AGCI makes publicly accessible thousands of video presentations, research publications, and other resources from our workshops and projects. Use the search and filter options below to explore the resource library.

“Climate whiplash” is the new normal for California, experts say

Recent studies indicate that California must prepare for both worsening drought and more intermittent, heavier rainfall in the face of climate change. In this piece for Yale Climate Connections, Energy Innovation's Sarah Spengeman and AGCI's Elise Osenga explore how extreme weather swings are likely to become the state's new normal as precipitation patterns are altered by rising temperatures.
By Sarah Spengeman Elise Osenga
June 5, 2023

Atmospheric rivers, floods, and drought: The paradox of California’s wetter and drier climate future

As the impacts of climate change intensify, experts predict fundamental shifts in mountain hydrologic cycles, with consequences for snow-reliant people and ecosystems. California can serve as a case study to help connect the dots between rising temperatures and regional atmospheric patterns.
By Elise Osenga
Research Review
March 31, 2023

Consistency and discrepancy in the atmospheric response to Arctic sea-ice loss across climate models

The decline of Arctic sea ice is an integral part of anthropogenic climate change. Sea-ice loss is already having a significant
impact on Arctic communities and ecosystems. Its role as a cause of climate changes outside of the Arctic has also attracted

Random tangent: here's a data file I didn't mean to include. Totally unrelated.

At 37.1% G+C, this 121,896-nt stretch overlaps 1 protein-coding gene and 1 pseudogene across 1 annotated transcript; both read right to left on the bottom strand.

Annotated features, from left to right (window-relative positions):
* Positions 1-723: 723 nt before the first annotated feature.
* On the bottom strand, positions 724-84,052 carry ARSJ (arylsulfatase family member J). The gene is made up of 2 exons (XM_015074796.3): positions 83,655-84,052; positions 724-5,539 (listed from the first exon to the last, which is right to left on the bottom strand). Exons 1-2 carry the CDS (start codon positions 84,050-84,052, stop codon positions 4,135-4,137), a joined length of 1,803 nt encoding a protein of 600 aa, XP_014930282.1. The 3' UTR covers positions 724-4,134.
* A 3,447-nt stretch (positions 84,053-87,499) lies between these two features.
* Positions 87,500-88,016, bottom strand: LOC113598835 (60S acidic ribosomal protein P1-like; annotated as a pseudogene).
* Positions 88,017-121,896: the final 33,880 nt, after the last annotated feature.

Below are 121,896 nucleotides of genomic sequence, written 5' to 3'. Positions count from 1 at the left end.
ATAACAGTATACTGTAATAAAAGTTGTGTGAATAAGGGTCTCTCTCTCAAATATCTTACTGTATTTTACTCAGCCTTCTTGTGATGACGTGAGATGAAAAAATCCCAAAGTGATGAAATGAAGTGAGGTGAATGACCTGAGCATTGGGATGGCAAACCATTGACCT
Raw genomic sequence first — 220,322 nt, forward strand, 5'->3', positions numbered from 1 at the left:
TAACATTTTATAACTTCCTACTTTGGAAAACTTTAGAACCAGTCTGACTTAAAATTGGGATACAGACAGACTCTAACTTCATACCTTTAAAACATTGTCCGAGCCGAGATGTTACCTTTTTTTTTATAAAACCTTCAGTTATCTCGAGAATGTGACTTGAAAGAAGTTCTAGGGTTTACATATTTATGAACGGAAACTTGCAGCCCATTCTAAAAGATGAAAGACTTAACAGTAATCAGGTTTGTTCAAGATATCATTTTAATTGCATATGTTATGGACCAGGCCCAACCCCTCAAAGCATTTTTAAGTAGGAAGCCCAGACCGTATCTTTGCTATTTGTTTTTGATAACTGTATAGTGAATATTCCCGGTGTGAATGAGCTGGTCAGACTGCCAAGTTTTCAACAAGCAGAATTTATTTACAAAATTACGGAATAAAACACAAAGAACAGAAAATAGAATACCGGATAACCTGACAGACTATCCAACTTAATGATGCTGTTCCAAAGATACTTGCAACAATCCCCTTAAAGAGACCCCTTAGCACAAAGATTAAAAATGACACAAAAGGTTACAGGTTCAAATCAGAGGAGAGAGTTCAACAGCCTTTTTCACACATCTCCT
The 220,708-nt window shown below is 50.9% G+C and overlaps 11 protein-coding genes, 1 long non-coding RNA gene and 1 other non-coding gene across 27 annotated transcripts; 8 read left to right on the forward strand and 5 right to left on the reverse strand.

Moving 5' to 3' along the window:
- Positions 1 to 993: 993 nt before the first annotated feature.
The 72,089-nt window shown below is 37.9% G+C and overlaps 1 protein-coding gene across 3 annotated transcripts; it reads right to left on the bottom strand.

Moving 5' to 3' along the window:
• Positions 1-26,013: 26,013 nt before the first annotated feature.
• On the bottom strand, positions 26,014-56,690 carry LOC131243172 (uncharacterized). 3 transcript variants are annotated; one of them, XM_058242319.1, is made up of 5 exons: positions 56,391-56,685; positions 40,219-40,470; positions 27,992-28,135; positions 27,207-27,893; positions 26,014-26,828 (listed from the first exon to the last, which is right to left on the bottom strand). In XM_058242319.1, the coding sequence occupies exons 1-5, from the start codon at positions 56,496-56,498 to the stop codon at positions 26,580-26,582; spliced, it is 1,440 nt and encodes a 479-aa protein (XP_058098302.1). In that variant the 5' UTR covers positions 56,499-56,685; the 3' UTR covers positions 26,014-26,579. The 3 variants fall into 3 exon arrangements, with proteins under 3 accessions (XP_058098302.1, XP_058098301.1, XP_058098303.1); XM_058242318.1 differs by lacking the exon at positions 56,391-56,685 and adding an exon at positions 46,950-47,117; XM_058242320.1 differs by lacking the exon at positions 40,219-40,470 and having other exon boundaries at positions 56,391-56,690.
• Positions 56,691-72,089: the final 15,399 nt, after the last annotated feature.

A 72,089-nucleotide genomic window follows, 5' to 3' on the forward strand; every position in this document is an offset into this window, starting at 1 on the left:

much scientific interest. Evidence is mounting that Arctic sea-ice loss can affect weather and climate throughout the Northern
Hemisphere. The remote impacts of Arctic sea-ice loss can only be properly represented using models that simulate interactions
among the ocean, sea ice, land and atmosphere. A synthesis of six such experiments with different models shows consistent
hemispheric-wide atmospheric warming, strongest in the mid-to-high-latitude lower troposphere; an intensification of the
wintertime Aleutian Low and, in most cases, the Siberian High; a weakening of the Icelandic Low; and a reduction in strength
and southward shift of the mid-latitude westerly winds in winter. The atmospheric circulation response seems to be sensitive to
the magnitude and geographic pattern of sea-ice loss and, in some cases, to the background climate state. However, it is unclear
whether current-generation climate models respond too weakly to sea-ice change. We advocate for coordinated experiments
that use different models and observational constraints to quantify the climate response to Arctic sea-ice loss.

By Kelly E. McCusker Thomas Oudar Lantao Sun Paul Joel Kushner Russell Blackport Xiangdong Zhang Doug Smith Clara Deser James Screen
Workshop Publication
December 1, 2018

Key Points & Synthesis, Continued

By Xiangdong Zhang Doug Smith James Screen
Workshop Presentation
June 16, 2017
Workshop Presentation
June 15, 2017
Workshop Presentation
June 15, 2017
Workshop Presentation
June 15, 2017
Workshop Presentation
June 15, 2017